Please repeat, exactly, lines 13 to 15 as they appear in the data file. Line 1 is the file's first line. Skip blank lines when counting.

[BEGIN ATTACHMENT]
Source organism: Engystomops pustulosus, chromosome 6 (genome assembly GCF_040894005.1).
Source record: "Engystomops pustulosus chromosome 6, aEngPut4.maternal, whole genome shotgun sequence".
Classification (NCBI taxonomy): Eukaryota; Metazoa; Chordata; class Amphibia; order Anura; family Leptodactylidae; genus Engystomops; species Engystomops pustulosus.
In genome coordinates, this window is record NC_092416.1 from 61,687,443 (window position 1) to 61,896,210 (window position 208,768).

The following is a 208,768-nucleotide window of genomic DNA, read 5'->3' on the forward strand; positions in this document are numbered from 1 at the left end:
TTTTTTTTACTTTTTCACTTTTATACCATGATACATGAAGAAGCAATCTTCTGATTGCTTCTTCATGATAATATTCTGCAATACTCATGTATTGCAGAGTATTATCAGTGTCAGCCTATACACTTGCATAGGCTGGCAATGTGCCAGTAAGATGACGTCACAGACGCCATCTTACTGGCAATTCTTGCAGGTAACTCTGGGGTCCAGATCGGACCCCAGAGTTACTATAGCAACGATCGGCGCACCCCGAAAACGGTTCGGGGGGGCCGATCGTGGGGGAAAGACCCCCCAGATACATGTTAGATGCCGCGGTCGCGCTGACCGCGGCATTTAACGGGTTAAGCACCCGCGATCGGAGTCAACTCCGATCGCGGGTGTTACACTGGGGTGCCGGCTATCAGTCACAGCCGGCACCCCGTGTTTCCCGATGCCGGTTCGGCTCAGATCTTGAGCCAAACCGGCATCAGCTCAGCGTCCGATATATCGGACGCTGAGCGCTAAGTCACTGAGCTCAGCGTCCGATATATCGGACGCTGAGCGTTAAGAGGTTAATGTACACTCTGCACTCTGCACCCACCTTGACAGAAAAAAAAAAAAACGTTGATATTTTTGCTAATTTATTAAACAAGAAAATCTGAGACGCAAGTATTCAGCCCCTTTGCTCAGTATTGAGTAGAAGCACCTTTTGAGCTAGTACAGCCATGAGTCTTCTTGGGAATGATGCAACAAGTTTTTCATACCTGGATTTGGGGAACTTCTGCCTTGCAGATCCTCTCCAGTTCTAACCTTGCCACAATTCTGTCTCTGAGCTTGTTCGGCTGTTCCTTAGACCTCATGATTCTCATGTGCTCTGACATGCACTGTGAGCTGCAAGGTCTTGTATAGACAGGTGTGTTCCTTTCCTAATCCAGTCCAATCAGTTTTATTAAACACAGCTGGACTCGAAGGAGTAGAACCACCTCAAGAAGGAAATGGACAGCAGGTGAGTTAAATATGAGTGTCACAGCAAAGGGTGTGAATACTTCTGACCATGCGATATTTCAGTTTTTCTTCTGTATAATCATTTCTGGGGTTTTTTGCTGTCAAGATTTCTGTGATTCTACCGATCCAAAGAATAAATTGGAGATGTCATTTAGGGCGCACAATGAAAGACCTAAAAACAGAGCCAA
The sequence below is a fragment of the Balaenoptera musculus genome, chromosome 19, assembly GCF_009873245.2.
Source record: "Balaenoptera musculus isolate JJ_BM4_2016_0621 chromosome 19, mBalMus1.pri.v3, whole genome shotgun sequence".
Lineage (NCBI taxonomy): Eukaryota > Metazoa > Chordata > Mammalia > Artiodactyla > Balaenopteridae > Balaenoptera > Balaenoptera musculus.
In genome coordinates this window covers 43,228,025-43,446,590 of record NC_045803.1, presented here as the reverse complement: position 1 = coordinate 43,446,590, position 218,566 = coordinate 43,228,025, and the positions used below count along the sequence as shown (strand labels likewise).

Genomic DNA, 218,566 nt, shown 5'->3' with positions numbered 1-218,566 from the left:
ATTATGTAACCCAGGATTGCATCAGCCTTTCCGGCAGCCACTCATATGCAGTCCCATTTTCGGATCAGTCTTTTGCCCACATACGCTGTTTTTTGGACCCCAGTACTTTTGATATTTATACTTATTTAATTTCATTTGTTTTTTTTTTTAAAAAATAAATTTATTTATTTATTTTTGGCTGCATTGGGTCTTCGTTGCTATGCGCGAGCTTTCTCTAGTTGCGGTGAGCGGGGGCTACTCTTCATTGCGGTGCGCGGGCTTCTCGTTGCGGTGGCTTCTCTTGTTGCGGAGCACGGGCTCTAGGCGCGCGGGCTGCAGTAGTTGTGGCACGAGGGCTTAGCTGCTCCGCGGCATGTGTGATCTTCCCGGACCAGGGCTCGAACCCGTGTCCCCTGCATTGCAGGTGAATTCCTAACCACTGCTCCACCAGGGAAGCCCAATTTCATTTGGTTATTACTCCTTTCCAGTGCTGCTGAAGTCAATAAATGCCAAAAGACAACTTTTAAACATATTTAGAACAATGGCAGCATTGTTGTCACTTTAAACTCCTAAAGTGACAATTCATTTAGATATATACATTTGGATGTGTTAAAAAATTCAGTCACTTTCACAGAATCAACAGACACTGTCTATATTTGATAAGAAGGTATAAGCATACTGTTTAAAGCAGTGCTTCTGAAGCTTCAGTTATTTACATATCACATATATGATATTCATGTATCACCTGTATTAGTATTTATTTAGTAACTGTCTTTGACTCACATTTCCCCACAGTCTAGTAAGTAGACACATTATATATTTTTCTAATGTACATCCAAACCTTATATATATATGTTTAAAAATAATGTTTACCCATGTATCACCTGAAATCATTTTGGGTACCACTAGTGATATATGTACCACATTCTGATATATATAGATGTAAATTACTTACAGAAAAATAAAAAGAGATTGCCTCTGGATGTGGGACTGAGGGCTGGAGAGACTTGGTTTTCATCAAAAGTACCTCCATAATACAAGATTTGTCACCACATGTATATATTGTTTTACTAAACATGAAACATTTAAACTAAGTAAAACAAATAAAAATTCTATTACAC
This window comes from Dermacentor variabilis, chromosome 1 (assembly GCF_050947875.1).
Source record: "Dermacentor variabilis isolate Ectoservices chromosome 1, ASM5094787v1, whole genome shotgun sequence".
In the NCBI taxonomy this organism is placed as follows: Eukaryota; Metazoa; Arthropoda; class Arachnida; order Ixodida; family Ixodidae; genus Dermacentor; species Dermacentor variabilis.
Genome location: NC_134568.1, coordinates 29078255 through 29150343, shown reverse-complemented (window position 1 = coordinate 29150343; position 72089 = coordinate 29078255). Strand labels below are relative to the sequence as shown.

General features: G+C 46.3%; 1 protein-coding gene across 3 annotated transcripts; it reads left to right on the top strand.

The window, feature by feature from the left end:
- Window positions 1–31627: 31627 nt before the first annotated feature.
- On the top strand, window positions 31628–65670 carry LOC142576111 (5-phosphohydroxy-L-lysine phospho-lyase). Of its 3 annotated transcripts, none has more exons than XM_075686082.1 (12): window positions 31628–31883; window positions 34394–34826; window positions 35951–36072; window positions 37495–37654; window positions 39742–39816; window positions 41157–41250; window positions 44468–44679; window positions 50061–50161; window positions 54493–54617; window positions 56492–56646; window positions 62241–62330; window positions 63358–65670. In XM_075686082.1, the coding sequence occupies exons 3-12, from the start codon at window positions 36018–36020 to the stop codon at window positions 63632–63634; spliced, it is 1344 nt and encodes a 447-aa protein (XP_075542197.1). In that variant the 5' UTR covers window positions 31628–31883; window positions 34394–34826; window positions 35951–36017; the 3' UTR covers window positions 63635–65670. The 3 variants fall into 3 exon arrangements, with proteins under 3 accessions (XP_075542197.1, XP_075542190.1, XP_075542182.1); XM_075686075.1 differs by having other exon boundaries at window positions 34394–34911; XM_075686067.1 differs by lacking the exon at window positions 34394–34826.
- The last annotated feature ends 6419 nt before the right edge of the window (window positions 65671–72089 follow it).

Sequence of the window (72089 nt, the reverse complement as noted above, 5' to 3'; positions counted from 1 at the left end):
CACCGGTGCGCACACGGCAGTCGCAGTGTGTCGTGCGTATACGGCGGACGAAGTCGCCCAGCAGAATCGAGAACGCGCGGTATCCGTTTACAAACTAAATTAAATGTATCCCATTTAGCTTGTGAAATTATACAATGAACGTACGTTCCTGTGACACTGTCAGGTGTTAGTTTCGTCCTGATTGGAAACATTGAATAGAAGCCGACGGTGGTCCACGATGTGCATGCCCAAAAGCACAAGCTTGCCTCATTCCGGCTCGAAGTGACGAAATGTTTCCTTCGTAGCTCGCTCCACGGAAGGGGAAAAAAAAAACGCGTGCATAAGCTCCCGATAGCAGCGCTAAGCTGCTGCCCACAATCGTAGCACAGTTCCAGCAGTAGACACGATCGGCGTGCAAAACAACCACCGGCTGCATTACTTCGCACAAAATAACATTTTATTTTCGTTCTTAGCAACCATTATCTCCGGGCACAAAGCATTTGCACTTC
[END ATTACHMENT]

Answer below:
This window comes from Dermacentor variabilis, chromosome 1 (assembly GCF_050947875.1).
Source record: "Dermacentor variabilis isolate Ectoservices chromosome 1, ASM5094787v1, whole genome shotgun sequence".
In the NCBI taxonomy this organism is placed as follows: Eukaryota; Metazoa; Arthropoda; class Arachnida; order Ixodida; family Ixodidae; genus Dermacentor; species Dermacentor variabilis.